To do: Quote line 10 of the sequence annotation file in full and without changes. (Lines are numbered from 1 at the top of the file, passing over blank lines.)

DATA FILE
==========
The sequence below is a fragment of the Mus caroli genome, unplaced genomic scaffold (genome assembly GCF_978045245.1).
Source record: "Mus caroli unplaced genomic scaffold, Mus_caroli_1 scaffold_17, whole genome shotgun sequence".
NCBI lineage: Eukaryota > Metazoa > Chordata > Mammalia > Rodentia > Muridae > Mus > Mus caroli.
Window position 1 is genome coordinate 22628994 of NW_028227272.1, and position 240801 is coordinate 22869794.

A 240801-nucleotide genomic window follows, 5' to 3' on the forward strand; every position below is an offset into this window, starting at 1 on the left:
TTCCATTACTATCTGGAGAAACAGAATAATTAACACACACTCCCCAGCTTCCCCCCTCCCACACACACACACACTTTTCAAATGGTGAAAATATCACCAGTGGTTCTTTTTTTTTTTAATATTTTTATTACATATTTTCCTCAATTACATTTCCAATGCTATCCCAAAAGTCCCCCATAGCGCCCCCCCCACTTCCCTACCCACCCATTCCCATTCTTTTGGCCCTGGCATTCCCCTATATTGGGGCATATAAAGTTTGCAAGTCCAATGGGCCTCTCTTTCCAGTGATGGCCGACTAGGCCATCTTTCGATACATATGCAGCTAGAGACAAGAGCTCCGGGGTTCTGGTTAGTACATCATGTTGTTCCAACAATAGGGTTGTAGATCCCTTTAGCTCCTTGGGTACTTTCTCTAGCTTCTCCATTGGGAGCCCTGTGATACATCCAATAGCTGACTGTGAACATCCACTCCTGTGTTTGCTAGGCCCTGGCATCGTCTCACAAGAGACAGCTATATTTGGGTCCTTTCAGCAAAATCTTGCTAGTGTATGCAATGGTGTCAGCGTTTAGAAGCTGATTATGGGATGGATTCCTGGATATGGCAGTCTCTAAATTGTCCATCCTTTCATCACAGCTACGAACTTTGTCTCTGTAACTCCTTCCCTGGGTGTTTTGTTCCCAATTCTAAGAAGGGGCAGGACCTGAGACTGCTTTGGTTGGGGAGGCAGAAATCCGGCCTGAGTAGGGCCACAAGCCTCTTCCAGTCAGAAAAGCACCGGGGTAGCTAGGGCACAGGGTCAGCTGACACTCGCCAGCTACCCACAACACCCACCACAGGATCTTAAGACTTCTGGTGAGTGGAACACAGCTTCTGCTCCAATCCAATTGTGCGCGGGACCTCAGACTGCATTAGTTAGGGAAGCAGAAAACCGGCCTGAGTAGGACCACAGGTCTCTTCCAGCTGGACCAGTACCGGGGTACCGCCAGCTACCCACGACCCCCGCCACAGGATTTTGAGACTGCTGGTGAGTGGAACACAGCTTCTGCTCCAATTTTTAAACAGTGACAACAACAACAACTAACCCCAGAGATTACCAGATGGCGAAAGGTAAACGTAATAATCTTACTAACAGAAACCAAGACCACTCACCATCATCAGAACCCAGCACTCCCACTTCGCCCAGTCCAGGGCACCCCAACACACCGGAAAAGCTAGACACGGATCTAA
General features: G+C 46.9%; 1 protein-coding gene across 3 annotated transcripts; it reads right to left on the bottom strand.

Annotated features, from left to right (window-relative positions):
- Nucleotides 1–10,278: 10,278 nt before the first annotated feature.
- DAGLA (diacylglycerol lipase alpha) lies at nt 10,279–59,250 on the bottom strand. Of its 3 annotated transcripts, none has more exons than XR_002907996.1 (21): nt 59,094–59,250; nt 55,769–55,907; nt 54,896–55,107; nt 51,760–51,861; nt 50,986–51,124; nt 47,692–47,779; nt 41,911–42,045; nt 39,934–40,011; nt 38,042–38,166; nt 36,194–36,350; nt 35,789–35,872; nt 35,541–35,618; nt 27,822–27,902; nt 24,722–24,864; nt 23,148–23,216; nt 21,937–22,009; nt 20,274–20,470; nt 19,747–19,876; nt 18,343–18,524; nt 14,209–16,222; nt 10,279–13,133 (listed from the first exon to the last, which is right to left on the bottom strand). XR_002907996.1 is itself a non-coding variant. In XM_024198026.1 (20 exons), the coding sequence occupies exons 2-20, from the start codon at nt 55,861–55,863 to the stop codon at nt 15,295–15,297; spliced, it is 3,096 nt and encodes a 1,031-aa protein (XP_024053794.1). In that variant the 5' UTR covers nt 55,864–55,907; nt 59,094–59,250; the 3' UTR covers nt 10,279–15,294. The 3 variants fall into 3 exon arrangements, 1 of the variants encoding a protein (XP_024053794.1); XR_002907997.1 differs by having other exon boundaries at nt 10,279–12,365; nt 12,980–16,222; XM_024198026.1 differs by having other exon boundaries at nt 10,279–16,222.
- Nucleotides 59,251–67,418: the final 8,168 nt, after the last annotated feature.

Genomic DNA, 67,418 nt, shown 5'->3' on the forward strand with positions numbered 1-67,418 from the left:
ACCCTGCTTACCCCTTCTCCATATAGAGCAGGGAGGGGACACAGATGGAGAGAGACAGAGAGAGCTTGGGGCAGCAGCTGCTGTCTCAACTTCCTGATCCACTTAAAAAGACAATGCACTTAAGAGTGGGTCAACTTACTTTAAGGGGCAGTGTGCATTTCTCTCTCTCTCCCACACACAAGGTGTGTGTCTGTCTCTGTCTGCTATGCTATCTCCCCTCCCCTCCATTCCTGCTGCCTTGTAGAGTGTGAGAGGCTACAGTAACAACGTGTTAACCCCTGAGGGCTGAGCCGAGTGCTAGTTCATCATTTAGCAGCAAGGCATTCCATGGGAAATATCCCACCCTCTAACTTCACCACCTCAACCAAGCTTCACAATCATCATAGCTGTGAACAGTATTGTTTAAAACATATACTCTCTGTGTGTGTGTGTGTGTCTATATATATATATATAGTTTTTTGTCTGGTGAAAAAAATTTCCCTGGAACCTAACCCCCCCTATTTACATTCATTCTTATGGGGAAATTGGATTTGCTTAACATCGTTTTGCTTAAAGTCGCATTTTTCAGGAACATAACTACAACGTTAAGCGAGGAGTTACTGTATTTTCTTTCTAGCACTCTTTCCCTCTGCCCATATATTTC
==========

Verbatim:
- DAGLA (diacylglycerol lipase alpha) lies at nt 10,279–59,250 on the bottom strand. Of its 3 annotated transcripts, none has more exons than XR_002907996.1 (21): nt 59,094–59,250; nt 55,769–55,907; nt 54,896–55,107; nt 51,760–51,861; nt 50,986–51,124; nt 47,692–47,779; nt 41,911–42,045; nt 39,934–40,011; nt 38,042–38,166; nt 36,194–36,350; nt 35,789–35,872; nt 35,541–35,618; nt 27,822–27,902; nt 24,722–24,864; nt 23,148–23,216; nt 21,937–22,009; nt 20,274–20,470; nt 19,747–19,876; nt 18,343–18,524; nt 14,209–16,222; nt 10,279–13,133 (listed from the first exon to the last, which is right to left on the bottom strand). XR_002907996.1 is itself a non-coding variant. In XM_024198026.1 (20 exons), the coding sequence occupies exons 2-20, from the start codon at nt 55,861–55,863 to the stop codon at nt 15,295–15,297; spliced, it is 3,096 nt and encodes a 1,031-aa protein (XP_024053794.1). In that variant the 5' UTR covers nt 55,864–55,907; nt 59,094–59,250; the 3' UTR covers nt 10,279–15,294. The 3 variants fall into 3 exon arrangements, 1 of the variants encoding a protein (XP_024053794.1); XR_002907997.1 differs by having other exon boundaries at nt 10,279–12,365; nt 12,980–16,222; XM_024198026.1 differs by having other exon boundaries at nt 10,279–16,222.